Briefly, the use of the larger 2MB pages can benefit many algorithms such as matrix multiplication. In virtual memory architectures like the x86 processors, the TLB provides an on-chip cache to improve the speed of virtual address translation. When a page entry is in the TLB, application addresses can be translated to physical RAM addresses with minimal overhead and no additional RAM accesses. While TLB caches are fast, they are also small and the overhead and performance penalty incurred by a TLB miss is significant. The importance of larger pages for floating-point dominated application can be understood by considering any array operation — however trivial — that requires stepping through memory in strides that are greater than the standard page size used by the system. These are common scenarios that occur frequently when working with two- and higher dimensional matrices. Because of the stride size, each memory access requires looking up a new page in the TLB. If the array is sufficiently large, then each memory access can cause a TLB miss and corresponding performance drop. Utilizing larger page sizes results in fewer TLB misses which will increase application performance because the processor does not have to wait (or wait as long) for data.

Setting the number of threads on the host and device can be confusing when running in offload mode. The matrix.c source code uses the OpenMP omp_set_num_threads() method to control the number of threads in the code when running in native and host modes. The previous offload script uses the host PHI_OMP_NUM_THREADS environment variable to specify the number of threads used by the device in offload mode. Sumedh Naik, from Intel, provided the following code snippet to illustrate how to set the number of threads at runtime on both the host and device in offload mode.

Listing Eleven: Setting the number of threads on both host and device at runtime.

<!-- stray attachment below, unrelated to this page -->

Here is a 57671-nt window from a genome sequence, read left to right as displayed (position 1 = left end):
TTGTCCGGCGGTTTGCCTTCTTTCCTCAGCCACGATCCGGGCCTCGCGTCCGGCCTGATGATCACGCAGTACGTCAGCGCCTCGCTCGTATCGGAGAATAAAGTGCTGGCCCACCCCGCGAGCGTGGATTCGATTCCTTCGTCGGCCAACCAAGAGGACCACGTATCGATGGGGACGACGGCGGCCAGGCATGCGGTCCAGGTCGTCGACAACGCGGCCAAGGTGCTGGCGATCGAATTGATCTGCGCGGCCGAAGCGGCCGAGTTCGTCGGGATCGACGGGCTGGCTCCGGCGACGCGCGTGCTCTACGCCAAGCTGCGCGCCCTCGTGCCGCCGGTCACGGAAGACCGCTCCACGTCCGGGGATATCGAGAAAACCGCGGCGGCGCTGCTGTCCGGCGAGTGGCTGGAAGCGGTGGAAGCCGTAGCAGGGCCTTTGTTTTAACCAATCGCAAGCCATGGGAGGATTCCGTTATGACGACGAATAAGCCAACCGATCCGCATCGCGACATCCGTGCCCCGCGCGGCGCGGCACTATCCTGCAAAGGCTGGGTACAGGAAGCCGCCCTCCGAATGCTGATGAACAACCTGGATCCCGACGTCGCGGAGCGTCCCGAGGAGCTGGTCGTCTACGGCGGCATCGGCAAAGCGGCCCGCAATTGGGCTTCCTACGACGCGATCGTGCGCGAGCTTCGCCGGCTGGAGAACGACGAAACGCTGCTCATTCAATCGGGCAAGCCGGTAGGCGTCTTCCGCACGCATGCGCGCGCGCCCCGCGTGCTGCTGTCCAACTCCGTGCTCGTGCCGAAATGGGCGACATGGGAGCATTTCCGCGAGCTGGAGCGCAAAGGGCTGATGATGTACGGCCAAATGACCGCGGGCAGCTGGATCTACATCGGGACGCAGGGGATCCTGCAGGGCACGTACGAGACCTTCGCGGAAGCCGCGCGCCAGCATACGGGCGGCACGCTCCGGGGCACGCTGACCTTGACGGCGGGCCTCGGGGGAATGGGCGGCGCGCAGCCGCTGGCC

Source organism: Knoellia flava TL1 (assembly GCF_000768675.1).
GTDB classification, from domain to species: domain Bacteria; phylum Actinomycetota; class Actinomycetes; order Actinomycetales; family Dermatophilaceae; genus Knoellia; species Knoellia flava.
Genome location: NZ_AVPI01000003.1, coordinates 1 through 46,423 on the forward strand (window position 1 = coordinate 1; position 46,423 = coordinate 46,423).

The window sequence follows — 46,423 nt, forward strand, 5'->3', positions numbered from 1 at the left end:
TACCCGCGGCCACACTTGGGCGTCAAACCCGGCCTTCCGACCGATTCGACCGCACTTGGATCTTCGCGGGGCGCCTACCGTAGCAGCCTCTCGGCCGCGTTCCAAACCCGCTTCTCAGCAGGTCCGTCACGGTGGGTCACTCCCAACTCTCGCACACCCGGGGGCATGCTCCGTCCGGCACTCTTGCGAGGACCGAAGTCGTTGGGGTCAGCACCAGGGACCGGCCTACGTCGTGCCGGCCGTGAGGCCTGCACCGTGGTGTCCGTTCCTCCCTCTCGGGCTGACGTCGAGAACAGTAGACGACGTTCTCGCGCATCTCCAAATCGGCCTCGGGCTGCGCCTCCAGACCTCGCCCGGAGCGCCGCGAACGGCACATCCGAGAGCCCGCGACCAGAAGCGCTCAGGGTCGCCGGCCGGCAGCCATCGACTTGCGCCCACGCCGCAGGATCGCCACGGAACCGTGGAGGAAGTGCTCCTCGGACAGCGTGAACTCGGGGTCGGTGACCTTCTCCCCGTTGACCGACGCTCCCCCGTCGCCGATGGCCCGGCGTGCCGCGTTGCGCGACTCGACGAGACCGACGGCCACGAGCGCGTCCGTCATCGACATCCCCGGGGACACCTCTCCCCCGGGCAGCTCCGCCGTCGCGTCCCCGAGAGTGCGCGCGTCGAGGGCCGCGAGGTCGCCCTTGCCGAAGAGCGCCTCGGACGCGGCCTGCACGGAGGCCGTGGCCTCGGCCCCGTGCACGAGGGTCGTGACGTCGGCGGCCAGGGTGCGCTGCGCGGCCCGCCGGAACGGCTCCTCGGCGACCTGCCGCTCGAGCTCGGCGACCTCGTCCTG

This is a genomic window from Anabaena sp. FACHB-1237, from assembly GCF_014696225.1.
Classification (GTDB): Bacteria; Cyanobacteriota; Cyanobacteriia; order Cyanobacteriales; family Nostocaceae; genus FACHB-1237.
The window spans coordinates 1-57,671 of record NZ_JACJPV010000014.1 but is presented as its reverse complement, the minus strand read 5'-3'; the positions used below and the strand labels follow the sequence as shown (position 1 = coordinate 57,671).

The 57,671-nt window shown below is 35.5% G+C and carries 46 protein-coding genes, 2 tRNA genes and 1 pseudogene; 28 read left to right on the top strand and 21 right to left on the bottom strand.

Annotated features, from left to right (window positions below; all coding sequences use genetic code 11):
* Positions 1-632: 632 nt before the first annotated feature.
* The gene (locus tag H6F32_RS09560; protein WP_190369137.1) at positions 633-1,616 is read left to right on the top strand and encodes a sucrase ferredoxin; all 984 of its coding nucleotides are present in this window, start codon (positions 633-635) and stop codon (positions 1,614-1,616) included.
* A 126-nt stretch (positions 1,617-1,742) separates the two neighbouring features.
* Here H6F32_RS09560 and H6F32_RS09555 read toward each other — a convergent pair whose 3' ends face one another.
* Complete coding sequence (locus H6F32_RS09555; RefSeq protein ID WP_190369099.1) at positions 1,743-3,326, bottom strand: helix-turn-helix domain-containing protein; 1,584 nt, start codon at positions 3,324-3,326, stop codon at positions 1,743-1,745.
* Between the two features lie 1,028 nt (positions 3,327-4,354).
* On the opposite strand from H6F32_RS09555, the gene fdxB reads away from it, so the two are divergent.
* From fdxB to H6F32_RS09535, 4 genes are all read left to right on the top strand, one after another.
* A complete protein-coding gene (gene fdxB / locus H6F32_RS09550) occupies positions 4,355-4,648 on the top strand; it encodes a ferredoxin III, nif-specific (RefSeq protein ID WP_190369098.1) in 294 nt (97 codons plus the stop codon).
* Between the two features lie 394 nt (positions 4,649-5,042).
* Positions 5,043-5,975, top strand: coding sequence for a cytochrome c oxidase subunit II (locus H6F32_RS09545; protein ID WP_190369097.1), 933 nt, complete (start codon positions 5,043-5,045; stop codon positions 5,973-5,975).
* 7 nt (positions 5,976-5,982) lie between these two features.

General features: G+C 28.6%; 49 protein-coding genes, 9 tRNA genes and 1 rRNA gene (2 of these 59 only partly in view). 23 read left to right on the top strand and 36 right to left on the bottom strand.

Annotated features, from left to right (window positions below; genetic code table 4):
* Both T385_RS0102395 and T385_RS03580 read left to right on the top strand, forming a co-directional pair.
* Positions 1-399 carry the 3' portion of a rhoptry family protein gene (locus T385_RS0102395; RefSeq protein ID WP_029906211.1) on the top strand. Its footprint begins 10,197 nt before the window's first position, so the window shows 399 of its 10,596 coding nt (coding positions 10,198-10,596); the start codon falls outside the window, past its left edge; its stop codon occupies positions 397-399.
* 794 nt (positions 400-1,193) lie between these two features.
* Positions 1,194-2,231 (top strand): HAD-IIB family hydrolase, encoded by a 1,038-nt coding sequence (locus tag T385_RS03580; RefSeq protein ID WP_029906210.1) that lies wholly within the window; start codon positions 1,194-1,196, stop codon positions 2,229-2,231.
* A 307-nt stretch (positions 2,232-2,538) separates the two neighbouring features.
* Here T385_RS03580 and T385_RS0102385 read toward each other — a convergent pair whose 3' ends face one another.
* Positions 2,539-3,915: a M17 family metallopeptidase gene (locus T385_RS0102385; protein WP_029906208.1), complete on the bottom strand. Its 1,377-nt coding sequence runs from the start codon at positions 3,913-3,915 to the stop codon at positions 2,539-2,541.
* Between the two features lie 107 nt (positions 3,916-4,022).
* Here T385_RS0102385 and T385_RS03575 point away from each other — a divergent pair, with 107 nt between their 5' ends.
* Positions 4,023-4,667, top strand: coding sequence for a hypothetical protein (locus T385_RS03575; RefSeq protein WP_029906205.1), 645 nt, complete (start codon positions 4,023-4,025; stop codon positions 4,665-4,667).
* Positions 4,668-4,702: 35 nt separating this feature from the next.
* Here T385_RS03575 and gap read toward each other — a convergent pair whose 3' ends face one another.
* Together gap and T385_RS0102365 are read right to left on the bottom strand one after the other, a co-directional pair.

int main()
{
  printf("Setting threads on Host to 8\n");
  omp_set_num_threads(8);
#pragma omp parallel
  {
#pragma omp single
    {
      printf("HOST RUNNING %d THREADS \n", omp_get_num_threads()); fflush(0);
    }
  }
  
#pragma offload target (mic)
  {
    printf("Setting threads on MIC to 240\n");fflush(0);
    omp_set_num_threads(240);
#pragma omp parallel
    {
#pragma omp single
      {
	printf("MIC RUNNING %d THREADS \n", omp_get_num_threads()); fflush(0);
      }
    }
  }
  return 0;
}

Figures 6 and 7 show how the runtimes scale according to matrix size on a preproduction 1.5 GHz Intel Xeon Phi coprocessor containing 61 cores compared with a 12-core Sandy Bridge X5680 running at 3.33GHz (marked Host OpenMP). The algorithm utilized in the doMult() example code is clearly not as efficient as the one used in the MKL library. For this reason it is unfair to directly compare the performance of the OpenMP code against the MKL library. The value of the MKL performance numbers is that they show the performance capability of the Xeon Phi hardware.

The MKL library results demonstrate that a preproduction Intel Xeon Phi coprocessor can easily deliver over 1 teraflop/sec of single-precision performance. In comparison, the host implementation of the MKL sgemm() function appears to saturate the x5680 processors and/or memory subsystem when multiplying matrices larger than 2000x2000. In offload mode, the MKL library takes responsibility for moving the data to and from the device. For this reason the MKL offload results are particularly interesting because they demonstrate that it is possible to achieve more than a teraflop/s of performance even with the overhead required to move data between the host and device.


Figure 6: MLK sgemm() performance results compared with Sandy Bridge.

In Figure 7, the matrix.c OpenMP code delivers the best performance when running natively on the Intel Xeon Phi. Even with the overhead of transferring the A, B, and C matrices on every call to doMult(), the offload performance still exceeded that of the native host OpenMP code. This is expected as matrix multiplication performs O(N2) calculations per datum (for example, floating-point element) transferred. Matrix multiplication is used as a common example to demonstrate coprocessor and accelerator programming for this very reason. Unfortunately, algorithms that exhibit such a lack of sensitivity to data movement are desirable but not very common. As later tutorials will show, a large amount of coprocessor application design time will be spent on minimizing data transfer costs.


Figure 7: OpenMP performance results.